Timeless Library: Dave Cuzner showcases design work created during—or inspired by—the 1950s, ’60s and ’70s.

Dave Cuzner believes midcentury modern design is so appealing because it doesn’t try to be era-specific or regard shifting stylistic trends. It adapts to the current needs of the user. That’s why his popular website, Grainedit.com, not only features work created between 1950 and 1970, but also contemporary design inspired by the era.



MARKEN SIGNETE | Drawing upon Constructivist art and the Bauhaus movement, Anton Stankowski’s work shed excessive ornamentation in favor of a simplified yet formal approach. This book highlights many examples from Stankowski’s prolific body of design work.

Classic design lovers will delight in the interviews, articles, designers’ libraries, rare design annuals, type specimens, ephemera, posters and vintage children’s books highlighted on the blog and sold on Graineditshop.com.

When evaluating items to showcase, Cuzner has guidelines for each discipline. Furniture has to first be comfortable, then effortless in its form. Graphic design must express a strong sense of composition and color to convey a message.


JACQUELINE CASEY | Jacqueline Casey was a graphic designer who is best known for the posters she created during her lengthy tenure for the Design Services Department at MIT. Heavily influenced by the Swiss/International style, her work skillfully employed wordplay, repetition and bold typographic elements.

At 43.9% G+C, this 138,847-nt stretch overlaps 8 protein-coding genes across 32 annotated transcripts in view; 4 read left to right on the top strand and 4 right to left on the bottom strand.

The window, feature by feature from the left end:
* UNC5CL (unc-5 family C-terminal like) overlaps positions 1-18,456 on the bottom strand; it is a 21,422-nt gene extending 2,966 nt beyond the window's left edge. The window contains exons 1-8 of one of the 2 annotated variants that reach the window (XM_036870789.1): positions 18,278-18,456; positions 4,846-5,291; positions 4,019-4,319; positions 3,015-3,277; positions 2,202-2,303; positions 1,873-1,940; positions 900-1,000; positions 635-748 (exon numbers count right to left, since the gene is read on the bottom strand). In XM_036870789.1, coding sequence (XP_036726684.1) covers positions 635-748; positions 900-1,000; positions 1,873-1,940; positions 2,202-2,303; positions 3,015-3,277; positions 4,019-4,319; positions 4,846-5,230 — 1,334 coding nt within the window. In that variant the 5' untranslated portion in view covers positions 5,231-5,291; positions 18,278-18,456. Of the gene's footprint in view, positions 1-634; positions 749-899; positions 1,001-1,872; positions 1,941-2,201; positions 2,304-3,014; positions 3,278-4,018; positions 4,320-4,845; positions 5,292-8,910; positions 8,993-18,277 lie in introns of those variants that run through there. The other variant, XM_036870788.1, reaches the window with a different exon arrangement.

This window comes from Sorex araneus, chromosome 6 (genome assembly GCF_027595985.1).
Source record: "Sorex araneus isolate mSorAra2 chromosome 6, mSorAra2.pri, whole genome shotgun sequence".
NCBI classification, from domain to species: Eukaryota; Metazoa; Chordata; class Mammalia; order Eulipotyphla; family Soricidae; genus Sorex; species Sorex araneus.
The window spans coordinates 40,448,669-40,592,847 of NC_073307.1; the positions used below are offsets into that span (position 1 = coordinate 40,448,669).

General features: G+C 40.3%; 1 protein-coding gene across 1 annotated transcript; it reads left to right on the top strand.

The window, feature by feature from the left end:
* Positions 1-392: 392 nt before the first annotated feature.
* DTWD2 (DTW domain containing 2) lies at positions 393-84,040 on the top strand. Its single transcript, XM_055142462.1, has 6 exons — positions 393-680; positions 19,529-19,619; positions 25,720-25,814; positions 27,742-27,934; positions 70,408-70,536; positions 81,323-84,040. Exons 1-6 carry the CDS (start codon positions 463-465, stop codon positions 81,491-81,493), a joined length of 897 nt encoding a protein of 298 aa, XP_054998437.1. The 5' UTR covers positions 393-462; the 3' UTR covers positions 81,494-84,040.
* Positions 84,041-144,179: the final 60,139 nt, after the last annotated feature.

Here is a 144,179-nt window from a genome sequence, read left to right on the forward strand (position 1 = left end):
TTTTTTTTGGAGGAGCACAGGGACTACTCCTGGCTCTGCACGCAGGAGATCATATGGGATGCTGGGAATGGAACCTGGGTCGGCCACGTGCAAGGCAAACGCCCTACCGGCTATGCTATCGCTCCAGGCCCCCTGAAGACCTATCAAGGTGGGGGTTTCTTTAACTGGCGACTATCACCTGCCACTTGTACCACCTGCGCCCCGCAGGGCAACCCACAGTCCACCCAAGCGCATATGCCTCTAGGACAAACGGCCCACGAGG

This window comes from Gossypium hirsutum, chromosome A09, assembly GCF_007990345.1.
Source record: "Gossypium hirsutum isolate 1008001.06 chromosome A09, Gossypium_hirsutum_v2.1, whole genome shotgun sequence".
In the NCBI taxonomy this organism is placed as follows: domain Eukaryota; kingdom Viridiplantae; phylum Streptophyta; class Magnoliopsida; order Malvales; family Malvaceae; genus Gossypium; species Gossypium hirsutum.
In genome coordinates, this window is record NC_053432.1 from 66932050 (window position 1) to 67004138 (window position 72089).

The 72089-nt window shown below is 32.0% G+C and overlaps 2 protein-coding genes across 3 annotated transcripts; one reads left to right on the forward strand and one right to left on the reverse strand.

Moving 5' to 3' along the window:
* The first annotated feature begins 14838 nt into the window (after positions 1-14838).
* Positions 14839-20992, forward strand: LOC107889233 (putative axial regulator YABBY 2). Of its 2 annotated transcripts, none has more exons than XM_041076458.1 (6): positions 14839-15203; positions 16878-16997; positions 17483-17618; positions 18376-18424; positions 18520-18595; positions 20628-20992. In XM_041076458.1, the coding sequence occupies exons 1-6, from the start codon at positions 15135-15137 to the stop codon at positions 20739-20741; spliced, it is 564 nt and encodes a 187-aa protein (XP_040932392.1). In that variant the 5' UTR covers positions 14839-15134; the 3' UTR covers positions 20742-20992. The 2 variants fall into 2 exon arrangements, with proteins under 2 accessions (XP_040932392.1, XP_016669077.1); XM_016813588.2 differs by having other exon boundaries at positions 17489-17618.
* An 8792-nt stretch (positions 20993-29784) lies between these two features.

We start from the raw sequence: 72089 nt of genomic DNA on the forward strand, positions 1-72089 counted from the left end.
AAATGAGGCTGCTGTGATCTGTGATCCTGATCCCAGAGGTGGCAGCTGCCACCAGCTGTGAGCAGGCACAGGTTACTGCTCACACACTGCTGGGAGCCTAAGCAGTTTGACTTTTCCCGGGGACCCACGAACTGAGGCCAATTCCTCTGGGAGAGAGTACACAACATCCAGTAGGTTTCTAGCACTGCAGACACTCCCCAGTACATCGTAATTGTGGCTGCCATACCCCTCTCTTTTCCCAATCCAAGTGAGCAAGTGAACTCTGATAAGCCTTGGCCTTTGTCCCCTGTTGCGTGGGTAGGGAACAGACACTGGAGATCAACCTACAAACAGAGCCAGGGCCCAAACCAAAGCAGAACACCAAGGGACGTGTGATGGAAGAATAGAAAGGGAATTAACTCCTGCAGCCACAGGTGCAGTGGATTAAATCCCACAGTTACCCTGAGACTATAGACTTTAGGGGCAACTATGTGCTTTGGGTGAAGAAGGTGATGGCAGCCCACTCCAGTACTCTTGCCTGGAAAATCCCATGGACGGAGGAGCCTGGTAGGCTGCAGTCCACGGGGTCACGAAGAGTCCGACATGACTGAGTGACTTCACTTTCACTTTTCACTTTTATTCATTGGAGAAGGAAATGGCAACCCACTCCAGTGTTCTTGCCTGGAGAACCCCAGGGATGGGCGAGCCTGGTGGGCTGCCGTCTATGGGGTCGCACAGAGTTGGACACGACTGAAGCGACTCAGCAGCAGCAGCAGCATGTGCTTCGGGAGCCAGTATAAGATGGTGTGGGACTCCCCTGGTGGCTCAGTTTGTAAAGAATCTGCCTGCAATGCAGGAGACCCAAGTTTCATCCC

Cuzner says modern design’s clarity and utility is relevant in any day and age: “I think the concept of functionality is attractive to many people—not just designers—who know that a well-designed product would not only serve its key purpose, but also projects simplicity and honesty in the materials and their methods.”


REYNOLDS METALS | Produced for Reynolds Metals Company, this booklet marks an early foray into the world of information design from a modernist prospective. Working with a limited color palette and a keen seen of composition, the designer forged a visually stunning and highly informative piece.


This article was written by Sarah Whitman and originally published in Issue 06 of the Mohawk Maker Quarterly. The Mohawk Maker Quarterly is a vehicle to support a community of like-minded makers. Content focuses on stories of small manufacturers, artisans, printers, designers, and artists who are making their way in the midst of the digital revolution. Learn more about the quarterly here and sign up to receive future printed issues.

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